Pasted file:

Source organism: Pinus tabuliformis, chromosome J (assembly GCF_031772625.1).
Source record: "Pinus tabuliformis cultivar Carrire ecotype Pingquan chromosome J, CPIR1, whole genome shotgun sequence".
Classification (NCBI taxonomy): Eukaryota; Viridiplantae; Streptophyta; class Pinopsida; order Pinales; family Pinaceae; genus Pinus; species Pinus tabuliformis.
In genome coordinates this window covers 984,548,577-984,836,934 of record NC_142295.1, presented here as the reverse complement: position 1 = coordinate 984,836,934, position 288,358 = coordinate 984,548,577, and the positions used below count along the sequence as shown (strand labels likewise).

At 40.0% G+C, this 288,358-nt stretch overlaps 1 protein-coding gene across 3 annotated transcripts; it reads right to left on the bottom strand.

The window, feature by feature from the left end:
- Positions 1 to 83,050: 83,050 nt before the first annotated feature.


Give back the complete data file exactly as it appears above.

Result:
Source organism: Pinus tabuliformis, chromosome J (assembly GCF_031772625.1).
Source record: "Pinus tabuliformis cultivar Carrire ecotype Pingquan chromosome J, CPIR1, whole genome shotgun sequence".
Classification (NCBI taxonomy): Eukaryota; Viridiplantae; Streptophyta; class Pinopsida; order Pinales; family Pinaceae; genus Pinus; species Pinus tabuliformis.
In genome coordinates this window covers 984,548,577-984,836,934 of record NC_142295.1, presented here as the reverse complement: position 1 = coordinate 984,836,934, position 288,358 = coordinate 984,548,577, and the positions used below count along the sequence as shown (strand labels likewise).

At 40.0% G+C, this 288,358-nt stretch overlaps 1 protein-coding gene across 3 annotated transcripts; it reads right to left on the bottom strand.

The window, feature by feature from the left end:
- Positions 1 to 83,050: 83,050 nt before the first annotated feature.